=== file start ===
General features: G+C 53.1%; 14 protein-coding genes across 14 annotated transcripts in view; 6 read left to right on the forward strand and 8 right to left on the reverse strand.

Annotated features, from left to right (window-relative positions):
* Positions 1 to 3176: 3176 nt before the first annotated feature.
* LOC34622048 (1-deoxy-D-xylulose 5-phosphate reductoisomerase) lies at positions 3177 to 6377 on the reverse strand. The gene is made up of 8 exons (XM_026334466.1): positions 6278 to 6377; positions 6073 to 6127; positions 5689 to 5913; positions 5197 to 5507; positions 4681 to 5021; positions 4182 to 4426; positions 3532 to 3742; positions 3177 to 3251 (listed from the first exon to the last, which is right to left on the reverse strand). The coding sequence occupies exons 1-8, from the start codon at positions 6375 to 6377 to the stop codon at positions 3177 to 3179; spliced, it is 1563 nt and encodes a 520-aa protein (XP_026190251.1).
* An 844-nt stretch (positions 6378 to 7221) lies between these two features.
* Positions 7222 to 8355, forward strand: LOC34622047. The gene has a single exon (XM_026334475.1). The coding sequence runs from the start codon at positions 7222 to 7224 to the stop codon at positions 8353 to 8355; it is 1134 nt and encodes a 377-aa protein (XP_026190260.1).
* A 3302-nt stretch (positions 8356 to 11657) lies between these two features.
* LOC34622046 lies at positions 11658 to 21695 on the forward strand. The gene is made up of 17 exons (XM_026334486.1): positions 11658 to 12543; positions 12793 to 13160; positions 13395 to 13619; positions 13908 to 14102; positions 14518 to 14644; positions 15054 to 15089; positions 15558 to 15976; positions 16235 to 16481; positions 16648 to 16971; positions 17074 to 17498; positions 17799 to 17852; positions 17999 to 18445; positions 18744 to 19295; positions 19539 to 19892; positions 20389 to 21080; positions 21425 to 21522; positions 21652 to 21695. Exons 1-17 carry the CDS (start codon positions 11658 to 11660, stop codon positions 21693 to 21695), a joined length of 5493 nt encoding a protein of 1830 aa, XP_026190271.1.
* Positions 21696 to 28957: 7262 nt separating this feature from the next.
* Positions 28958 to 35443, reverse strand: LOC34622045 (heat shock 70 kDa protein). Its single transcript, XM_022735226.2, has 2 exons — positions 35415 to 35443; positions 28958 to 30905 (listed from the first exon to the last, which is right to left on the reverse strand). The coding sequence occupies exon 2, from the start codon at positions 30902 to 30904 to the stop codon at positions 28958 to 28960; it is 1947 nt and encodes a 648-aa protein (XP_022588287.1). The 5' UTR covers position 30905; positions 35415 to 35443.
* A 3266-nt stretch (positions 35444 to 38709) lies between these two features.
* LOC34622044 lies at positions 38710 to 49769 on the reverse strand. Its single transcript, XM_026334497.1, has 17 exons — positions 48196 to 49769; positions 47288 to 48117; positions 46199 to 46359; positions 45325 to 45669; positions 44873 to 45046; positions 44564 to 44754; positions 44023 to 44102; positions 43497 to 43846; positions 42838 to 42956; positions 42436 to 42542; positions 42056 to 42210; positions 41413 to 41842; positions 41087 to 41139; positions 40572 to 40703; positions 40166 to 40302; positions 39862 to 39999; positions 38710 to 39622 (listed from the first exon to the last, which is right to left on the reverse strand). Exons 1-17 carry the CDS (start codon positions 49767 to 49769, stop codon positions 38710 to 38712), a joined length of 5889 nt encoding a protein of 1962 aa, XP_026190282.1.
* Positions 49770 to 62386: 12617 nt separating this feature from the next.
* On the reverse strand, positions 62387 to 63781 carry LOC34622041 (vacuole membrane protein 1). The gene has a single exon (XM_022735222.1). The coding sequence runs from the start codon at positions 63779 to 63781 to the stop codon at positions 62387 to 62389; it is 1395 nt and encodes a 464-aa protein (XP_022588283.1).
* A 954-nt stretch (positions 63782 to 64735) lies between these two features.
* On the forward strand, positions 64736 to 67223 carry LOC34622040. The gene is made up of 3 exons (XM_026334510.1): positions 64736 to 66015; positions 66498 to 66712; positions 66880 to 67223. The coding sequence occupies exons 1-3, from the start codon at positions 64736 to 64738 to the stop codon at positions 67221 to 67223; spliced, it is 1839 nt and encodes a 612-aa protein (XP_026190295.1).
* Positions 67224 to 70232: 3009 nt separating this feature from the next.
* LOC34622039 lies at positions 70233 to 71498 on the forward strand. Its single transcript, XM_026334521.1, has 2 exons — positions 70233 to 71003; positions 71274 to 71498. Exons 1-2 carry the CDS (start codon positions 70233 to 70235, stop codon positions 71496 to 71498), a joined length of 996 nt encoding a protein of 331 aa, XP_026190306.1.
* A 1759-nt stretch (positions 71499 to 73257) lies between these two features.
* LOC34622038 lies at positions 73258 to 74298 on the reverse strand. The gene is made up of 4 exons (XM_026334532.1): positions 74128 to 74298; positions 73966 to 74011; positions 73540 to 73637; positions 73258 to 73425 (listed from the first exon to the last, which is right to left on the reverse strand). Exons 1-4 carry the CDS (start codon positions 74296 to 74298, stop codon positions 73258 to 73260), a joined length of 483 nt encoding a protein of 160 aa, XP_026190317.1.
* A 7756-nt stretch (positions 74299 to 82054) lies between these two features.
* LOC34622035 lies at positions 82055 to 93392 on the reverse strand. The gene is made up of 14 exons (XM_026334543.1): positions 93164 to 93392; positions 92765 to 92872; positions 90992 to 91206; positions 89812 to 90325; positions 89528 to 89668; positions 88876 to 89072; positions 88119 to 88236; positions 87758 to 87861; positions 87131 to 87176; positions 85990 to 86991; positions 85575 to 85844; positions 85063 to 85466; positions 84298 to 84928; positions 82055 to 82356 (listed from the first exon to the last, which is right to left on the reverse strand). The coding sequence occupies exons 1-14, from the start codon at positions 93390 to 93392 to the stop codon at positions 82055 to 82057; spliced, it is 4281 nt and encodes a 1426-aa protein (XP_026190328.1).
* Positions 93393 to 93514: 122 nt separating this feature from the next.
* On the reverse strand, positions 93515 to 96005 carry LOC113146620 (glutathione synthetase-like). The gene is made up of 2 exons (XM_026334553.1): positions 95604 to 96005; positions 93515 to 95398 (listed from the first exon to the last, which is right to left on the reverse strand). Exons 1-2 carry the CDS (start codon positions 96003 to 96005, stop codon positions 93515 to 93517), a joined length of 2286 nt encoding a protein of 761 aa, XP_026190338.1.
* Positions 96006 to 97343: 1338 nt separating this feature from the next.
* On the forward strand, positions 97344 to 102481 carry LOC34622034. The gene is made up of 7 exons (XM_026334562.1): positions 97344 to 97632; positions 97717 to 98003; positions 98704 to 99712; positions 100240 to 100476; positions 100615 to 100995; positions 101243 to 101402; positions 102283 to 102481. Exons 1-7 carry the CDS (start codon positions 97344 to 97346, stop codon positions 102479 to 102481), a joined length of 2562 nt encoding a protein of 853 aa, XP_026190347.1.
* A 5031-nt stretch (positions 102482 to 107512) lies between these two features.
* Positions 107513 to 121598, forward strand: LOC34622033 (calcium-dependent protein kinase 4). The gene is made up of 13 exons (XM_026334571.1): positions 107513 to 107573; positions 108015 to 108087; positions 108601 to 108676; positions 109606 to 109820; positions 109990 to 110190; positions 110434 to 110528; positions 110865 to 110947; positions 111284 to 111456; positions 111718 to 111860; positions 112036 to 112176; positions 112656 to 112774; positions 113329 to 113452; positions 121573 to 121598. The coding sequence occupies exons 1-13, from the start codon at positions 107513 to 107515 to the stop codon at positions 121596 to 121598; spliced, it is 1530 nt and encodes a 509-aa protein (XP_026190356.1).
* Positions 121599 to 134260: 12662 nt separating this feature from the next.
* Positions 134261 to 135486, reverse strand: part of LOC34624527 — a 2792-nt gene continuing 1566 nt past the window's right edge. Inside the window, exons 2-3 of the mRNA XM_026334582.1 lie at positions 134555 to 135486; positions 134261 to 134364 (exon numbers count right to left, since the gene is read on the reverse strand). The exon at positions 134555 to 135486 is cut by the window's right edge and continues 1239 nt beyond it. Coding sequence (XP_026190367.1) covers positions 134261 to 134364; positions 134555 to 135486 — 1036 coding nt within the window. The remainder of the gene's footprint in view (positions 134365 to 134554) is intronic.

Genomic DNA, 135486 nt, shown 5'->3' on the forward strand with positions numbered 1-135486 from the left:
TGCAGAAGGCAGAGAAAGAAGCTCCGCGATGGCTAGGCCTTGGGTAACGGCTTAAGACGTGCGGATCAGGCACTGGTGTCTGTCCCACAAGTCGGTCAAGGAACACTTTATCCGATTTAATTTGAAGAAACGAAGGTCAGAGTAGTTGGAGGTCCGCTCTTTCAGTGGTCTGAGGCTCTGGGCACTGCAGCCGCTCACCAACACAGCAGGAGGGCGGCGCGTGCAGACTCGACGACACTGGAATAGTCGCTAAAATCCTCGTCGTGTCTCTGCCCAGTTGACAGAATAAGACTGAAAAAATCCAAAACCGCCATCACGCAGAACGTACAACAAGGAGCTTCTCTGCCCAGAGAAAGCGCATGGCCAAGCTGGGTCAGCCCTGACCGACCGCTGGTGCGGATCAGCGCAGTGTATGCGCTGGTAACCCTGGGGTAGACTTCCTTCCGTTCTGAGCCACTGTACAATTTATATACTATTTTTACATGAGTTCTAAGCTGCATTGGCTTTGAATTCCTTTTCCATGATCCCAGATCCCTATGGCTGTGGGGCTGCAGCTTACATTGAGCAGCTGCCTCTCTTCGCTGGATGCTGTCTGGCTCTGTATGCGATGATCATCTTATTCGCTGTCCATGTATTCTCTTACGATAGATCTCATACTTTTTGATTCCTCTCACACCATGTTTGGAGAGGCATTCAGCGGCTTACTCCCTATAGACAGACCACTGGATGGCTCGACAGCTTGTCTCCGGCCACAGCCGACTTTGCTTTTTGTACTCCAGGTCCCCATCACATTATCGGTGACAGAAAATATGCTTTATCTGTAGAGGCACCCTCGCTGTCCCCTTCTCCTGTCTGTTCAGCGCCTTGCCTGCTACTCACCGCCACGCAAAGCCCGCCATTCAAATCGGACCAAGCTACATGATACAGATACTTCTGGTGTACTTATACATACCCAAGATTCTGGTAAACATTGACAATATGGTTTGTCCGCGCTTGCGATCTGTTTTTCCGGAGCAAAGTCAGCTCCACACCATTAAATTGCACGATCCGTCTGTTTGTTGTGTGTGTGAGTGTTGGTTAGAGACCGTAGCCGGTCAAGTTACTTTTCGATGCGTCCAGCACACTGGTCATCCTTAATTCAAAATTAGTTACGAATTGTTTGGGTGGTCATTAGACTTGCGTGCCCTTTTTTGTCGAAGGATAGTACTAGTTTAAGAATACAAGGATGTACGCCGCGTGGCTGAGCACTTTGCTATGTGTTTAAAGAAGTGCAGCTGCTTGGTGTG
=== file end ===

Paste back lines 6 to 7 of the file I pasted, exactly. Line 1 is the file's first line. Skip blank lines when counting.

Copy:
* Positions 7222 to 8355, forward strand: LOC34622047. The gene has a single exon (XM_026334475.1). The coding sequence runs from the start codon at positions 7222 to 7224 to the stop codon at positions 8353 to 8355; it is 1134 nt and encodes a 377-aa protein (XP_026190260.1).
* A 3302-nt stretch (positions 8356 to 11657) lies between these two features.